by Shawn Lani
Spring Box mimics the turbulent emergence of
spring water in a sandy bottomed pool. Visitors can change the flow of
water which is pumped through a column of sand, thereby controlling a burbling
head of sand and water.
Dimensions: 40" x 68"
x 38" Weight: 450 lbs.
In late February, 1996, I began work on the Spring
Box prototype. I had spent several hours interviewing Ned Kahn and Jim
Crutchfield (from the Santa Fe Institute and Cal) for an upcoming show
called Turbulent Landscapes. As a staff developer, I couldn't resist trying
some ideas out after listening to these two talk about complexity theories
Growing up in California, I have spent most of
my summers at a family ranch in eastern Nevada, near Ely. Over the years,
those summers became important to me and, in many ways, defined who I was
and how I viewed the world. I first saw the phenomenon of Spring Box when
I was very young. It bubbled up in a small spring pond, just below the
The pond was only two feet deep, maybe thirty
yards long and ten yards at its widest. At the top of the pond, a whole
series of bubbling springs came through the flat, sandy bottom. Over the
years they changed their location and intensity, but I remember floating
over them in an innertube, looking down and wondering where the hell all
the water was coming from.
I didn't remember exactly what it looked like,
but I remembered how it behaved. So I began prototyping by pouring some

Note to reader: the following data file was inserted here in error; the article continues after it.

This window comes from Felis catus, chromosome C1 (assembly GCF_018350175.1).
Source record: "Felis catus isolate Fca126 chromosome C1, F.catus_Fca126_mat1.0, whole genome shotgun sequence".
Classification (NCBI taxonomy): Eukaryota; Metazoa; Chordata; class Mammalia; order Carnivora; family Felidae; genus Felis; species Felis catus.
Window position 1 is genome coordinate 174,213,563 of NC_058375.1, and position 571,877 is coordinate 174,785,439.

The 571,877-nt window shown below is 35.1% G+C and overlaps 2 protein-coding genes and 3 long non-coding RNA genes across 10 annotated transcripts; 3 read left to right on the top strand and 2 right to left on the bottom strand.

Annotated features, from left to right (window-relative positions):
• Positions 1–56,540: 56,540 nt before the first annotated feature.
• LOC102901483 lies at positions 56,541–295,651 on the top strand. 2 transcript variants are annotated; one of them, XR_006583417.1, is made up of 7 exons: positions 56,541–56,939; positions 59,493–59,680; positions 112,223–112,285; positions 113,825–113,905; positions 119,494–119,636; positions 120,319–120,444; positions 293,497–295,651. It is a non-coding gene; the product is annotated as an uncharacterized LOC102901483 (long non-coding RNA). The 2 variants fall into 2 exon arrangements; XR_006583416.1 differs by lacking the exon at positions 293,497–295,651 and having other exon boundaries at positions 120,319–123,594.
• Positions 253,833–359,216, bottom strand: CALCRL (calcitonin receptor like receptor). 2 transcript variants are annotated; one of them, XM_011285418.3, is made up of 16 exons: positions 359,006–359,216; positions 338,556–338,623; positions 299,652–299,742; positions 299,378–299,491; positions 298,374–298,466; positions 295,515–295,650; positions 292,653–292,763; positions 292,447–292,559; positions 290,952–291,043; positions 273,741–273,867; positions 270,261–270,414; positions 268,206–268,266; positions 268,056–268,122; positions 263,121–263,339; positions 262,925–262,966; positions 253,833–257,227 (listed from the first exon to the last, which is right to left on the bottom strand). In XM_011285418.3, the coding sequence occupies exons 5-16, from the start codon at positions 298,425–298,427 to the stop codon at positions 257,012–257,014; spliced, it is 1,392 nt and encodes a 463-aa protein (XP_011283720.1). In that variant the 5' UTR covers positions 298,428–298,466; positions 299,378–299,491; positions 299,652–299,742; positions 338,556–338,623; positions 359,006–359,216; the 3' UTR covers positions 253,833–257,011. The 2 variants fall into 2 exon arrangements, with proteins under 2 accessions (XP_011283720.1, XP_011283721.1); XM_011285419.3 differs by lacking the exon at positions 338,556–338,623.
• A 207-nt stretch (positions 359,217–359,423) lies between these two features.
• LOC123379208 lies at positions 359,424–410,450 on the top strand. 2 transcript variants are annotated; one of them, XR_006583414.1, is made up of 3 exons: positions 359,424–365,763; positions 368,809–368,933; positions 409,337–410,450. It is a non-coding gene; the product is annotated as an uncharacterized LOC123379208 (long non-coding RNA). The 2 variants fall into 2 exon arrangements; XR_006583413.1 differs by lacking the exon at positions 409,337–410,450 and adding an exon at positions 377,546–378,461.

glass beads in a large glass tube I found in the rotunda. Pumping water
through the sand created a small, unstable "head" of sand and
spurting water. Sometimes it moved and swayed in a cyclical rhythm, other
times it leaned sideways and scooted across the tube. It had quite a personality
and Ned strongly encouraged me to pursue the project.
Pete Richards (who curated the show) came and
looked at the piece, nodded and smiled a bit and Spring Box was given the
go ahead for the show. Melissa somehow managed to find the extra funds
needed for the piece and Jim Meader OK'd the work time. I was given three
weeks to complete the project.
I designed the case to resemble what I called
a "Spring Box." Ranchers often cover their springs with rough,
durable wooden or concrete boxes to keep cattle from clogging and muddying
the spring. These boxes are covered with a heavy wood or tin lid so that
the spring can be cleared and looked after.
Moss-covered and whitened by exposure, the water
makes these boxes a center for plants, bugs, and all sorts of small animals.
There is a rare merger of nature and human construction at spring boxes;
they remain functional, but they have become part of the natural terrain.